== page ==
Vol. 9 No. 2

April 2010

eI logo

e*I*49 (Vol. 9 No. 2) April 2010, is published and © 2010 by Earl Kemp. All rights reserved.
It is produced and distributed bi-monthly through http://efanzines.com by Bill Burns in an e-edition only.

“In the Turbine Hall,” by Harry Bell

Contents – eI49 – April 2010

Cover: “In the Turbine Hall,” by Harry Bell

…Return to sender, address unknown….39 [eI letter column], by Earl Kemp

The Anthem Series: FPCI, by Earl Terry Kemp

Back cover: “Machine Wars,” by Ditmar [Martin James Ditmar Jenssen]

TV drama, although not yet classified as fine art, has on occasion performed marvelous services for Americans who want us to be less paranoid, to be fairer and more merciful.  M.A.S.H. and Law and Order, to name only two shows, have been stunning masterpieces in that regard.
                                         -- Kurt Vonnegut, 1/27/03, "In These Times"

THIS ISSUE OF eI is in memory of William Crawford and his numerous sf publishing ventures.

In the strictly science fiction world, it is also in memory of Jim Harmon, Phil Klass and George Scithers.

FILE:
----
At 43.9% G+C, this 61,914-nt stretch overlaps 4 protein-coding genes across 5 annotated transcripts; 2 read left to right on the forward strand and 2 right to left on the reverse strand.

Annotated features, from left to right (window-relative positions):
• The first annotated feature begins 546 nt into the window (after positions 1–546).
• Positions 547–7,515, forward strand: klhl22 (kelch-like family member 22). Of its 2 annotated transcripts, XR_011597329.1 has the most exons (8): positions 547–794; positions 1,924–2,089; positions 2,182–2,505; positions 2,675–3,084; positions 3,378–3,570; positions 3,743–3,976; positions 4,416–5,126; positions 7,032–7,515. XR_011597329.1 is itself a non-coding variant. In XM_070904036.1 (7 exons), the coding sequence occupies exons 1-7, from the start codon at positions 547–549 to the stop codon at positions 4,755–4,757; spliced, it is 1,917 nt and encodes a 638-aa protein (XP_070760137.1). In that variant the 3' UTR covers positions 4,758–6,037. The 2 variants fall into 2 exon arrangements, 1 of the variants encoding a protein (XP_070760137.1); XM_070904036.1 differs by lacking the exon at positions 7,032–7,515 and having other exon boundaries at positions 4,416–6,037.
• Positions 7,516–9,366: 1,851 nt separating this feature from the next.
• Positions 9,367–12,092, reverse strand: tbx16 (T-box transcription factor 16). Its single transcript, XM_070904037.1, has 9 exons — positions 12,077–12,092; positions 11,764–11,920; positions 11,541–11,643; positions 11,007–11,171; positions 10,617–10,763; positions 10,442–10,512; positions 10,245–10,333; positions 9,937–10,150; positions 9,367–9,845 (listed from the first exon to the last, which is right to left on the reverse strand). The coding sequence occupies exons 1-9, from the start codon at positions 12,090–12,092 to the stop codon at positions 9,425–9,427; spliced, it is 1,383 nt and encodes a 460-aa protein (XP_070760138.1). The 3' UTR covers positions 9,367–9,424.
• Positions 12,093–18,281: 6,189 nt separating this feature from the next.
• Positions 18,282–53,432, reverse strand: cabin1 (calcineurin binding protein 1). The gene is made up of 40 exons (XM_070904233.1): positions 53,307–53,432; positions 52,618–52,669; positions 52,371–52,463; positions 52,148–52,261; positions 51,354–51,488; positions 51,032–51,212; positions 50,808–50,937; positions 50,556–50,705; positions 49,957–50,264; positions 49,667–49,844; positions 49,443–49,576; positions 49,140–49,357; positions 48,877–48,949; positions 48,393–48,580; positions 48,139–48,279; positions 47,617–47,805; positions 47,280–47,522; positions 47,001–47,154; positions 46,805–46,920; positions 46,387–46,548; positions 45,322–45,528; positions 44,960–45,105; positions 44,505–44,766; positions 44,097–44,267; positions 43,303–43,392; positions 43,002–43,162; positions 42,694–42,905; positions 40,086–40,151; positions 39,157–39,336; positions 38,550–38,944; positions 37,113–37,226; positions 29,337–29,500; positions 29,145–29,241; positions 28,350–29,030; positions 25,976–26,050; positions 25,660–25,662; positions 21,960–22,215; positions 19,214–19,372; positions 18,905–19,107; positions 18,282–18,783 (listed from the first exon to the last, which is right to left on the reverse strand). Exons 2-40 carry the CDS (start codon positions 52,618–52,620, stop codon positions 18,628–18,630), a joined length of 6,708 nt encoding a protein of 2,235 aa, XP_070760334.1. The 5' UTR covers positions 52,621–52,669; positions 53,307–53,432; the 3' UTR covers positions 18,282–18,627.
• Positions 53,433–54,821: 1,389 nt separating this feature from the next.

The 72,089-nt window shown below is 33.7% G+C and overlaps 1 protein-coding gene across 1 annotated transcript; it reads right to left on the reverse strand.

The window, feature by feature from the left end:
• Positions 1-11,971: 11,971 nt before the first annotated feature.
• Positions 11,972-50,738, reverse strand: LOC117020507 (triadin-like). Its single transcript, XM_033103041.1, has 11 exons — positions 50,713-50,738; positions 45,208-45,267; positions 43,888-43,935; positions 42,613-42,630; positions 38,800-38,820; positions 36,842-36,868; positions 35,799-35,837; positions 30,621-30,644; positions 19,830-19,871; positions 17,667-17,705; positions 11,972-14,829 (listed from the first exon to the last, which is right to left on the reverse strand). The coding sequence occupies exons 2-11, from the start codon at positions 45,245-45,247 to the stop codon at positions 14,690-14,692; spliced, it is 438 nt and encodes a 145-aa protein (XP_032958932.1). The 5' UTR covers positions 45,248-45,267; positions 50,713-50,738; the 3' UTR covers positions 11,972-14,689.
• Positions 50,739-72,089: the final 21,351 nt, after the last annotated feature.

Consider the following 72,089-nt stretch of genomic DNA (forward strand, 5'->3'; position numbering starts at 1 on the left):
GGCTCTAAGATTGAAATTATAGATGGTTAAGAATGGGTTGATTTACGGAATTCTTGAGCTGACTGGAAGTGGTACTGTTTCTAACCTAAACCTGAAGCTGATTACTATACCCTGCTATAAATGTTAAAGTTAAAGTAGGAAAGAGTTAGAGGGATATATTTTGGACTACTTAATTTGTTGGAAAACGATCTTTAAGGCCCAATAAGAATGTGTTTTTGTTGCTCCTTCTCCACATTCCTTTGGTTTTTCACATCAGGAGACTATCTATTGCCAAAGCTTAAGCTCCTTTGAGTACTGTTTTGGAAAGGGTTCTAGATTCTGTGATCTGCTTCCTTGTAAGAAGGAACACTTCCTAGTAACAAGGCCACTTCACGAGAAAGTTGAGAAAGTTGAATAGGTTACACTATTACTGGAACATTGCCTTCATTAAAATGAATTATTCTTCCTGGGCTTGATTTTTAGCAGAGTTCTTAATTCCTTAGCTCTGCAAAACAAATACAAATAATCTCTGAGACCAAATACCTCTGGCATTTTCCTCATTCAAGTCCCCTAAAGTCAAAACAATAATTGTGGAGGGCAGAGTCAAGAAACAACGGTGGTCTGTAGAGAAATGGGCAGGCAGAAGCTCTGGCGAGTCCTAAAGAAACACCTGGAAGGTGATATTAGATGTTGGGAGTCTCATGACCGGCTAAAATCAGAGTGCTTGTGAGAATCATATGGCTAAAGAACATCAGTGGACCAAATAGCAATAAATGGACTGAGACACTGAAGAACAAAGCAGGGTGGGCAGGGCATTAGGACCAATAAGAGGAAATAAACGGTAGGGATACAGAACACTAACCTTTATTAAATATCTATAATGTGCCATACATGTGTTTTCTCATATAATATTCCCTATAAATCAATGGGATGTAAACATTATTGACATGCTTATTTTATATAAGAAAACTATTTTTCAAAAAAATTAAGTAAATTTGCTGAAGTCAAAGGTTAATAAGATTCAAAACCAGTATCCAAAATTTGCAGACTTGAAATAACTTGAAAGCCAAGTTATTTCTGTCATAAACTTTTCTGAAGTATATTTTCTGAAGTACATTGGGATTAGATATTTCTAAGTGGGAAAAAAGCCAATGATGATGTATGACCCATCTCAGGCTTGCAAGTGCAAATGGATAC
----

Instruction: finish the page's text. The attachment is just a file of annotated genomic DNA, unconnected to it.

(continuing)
As always, everything in this issue of eI beneath my byline is part of my in-progress rough-draft memoirs. As such, I would appreciate any corrections, revisions, extensions, anecdotes, photographs, jpegs, or what have you sent to me at earl@earlkemp.com and thank you in advance for all your help.

Bill Burns is jefe around here. If it wasn’t for him, nothing would get done. He inspires activity. He deserves some really great rewards. It is a privilege and a pleasure to have him working with me to make eI whatever it is.

Other than Bill Burns, Dave Locke, and Robert Lichtman, these are the people who made this issue of eI possible: Jacques Hamon and Earl Terry Kemp.

ARTWORK: This issue of eI features original artwork by Harry Bell and Ditmar, and recycled artwork by William Rotsler.

Change of address: Please note that emails should now be sent to earl@earlkemp.com

In this era of big brains, anything that can be done will be done – so hunker down
                    -- Kilgore Trout

Margaret Brundage, Weird Tales, June 1938







The (nearly) Complete Digital Index of all Pulp, Digest,
and Magazine Science Fiction, Fantasy and Horror

From the Beginning to the Present
(Dec. 2009)

With Pseudonyms and Thumbnail Graphics

This is the most comprehensive database ever constructed of contributions to magazines in the field of fantastic literature (speculative fiction including science fiction, fantasy, horror, and weird fiction).

“It is so comprehensive that it cannot be surpassed, it can only be supplemented,” states Earl Kemp about this “fabulous guide.”